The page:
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Tenant’s checklist

Swig President Connor Kidd said that it is upgrading its buildings across its 9-million-square-foot portfolio to hit its Environmental Social and Governance targets, which it released for the first time last year because so many tenants, lenders and capital partners asked for it. By the second quarter of this year, the investor-operator hopes to be able to announce its greenhouse gas targets as well.

As tenants become more climate conscious, and have an ever-increasing inventory of options to choose from, landlords whose buildings do not help clients meet their sustainability goals will be at a deficit, he added.

“Right now, I think in order to be successful in leasing office space, you have got to have it all,” he said. “The amenities, the high-quality space and the eco-mindedness, I think that is now part of ticking the box. You make the tour, or you don’t.”

Swig operates in the Bay Area, Seattle, Los Angeles and New York. Kidd said that the West Coast is more focused on climate change while New York tenants are interested in health and safety ratings but are less focused on achieving sustainability goals. Even in eco-friendly San Francisco, he said clients are often happy if a building has a LEED rating, without focusing specifically on carbon neutrality the way Gensler has.

“There’s always some companies that are going to push the envelope a little bit more,” he said. “But we’re seeing more companies come out with targets of being either carbon neutral or reducing their carbon footprint by a certain portion. So that’s probably the next frontier, if you will, of what tenants are going to ask for.”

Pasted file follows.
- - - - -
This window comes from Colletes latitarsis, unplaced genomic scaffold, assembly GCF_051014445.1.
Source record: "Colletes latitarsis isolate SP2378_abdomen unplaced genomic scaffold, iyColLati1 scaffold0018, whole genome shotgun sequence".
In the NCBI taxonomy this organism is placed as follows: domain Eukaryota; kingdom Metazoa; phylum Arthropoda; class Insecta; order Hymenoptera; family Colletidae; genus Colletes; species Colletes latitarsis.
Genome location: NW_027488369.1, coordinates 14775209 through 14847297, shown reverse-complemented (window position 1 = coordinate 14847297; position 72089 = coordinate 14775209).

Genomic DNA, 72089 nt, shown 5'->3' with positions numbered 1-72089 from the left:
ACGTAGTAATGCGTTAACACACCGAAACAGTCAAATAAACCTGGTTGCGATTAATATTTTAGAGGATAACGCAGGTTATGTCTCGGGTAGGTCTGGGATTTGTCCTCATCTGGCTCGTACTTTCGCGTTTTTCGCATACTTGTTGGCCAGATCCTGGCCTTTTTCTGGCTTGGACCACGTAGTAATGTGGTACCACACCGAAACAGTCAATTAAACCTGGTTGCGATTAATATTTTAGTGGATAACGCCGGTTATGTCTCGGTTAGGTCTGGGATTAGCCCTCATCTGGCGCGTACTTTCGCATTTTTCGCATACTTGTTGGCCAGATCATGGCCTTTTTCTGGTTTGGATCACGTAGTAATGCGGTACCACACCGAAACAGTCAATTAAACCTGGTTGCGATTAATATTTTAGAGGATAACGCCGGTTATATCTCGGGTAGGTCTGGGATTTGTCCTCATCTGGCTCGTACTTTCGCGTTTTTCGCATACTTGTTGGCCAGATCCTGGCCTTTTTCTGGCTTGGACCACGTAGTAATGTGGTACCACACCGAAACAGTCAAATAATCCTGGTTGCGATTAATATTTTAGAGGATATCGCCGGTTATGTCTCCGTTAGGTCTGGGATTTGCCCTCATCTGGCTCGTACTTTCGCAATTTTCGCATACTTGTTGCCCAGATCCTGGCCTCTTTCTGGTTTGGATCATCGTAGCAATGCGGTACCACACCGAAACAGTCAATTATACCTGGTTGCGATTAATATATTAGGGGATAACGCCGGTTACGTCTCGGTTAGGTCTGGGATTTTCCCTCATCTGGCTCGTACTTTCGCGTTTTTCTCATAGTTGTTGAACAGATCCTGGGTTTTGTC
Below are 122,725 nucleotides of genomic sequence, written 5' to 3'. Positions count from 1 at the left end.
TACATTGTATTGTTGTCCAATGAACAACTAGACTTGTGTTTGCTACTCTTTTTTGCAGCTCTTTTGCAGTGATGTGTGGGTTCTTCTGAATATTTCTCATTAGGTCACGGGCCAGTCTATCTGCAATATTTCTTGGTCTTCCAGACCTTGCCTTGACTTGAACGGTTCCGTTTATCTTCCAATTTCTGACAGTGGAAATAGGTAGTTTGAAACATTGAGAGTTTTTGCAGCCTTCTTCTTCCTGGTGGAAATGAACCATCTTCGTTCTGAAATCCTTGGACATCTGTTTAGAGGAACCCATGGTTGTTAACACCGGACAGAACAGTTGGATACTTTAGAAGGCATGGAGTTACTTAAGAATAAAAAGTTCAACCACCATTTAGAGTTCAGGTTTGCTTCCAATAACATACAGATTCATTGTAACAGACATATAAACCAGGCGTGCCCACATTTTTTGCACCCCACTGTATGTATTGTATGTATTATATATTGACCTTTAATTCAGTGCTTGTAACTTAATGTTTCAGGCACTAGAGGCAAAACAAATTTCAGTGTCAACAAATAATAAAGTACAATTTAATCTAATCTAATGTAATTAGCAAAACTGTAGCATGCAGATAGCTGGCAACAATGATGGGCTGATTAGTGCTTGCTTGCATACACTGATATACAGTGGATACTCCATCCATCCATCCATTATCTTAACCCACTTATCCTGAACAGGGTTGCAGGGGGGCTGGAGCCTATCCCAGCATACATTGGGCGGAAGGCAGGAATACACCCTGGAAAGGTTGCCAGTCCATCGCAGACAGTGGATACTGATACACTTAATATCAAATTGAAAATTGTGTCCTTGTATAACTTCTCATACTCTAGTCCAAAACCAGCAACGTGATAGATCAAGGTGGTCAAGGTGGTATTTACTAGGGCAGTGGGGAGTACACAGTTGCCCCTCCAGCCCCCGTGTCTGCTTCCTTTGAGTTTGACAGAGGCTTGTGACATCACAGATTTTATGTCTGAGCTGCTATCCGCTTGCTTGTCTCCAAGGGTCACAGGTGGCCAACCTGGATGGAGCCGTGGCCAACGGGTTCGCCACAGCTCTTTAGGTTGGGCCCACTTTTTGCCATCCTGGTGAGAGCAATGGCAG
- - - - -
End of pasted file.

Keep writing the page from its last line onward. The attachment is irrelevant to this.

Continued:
Carbon neutrality trend

David Gonzales, who manages construction at Avison Young, says green upgrades like LED light bulbs and low-flow fixtures in bathrooms have been around for years but carbon neutrality was added to the list shortly before the pandemic.

He said the conversation with tenants now revolves first and foremost around price, and secondly about potential for growth. Carbon neutrality is part of the total amenities package that tenants look at third as a way to attract and retain employees, right alongside gyms, coffee shops and bike parking. How important green amenities are when compared to others really comes down to “the core culture of that firm,” Gonzales said, with tech, biopharmaceuticals, Fortune 500 companies, and some hedge funds and law firms ranking it higher.

Building developers also typically have sustainability as one of their core values if they are taking on these extensive and expensive upgrades, he said.

“They’re doing this because they want to be better as a corporation and they think, in the long term, their buildings will be better,” he said.

Gensler’s Howder said that developers and owners know that “hermetically sealed buildings” run by fossil fuels aren’t the future of what tenants will want and eventually landlords tend to come around to providing the amenities that the market demands. Reducing a building’s carbon footprint also makes sense beyond the financial implications in a state that seems to be in a perpetual state of drought or flood, he said.

“As we’re all sitting at home because of the fourth atmospheric river coming this winter, and two years ago we had that orange sky day, it’s very palpable here in California that the climate is changing,” he said. “So our clients are definitely more attuned to making decisions with this in mind than just purely financial decisions. But when it can be both, it’s a kind of a win-win. And that was, I think, the case for us.”

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From left: Gensler’s Randy Howder and Hao Ko with the Mills Building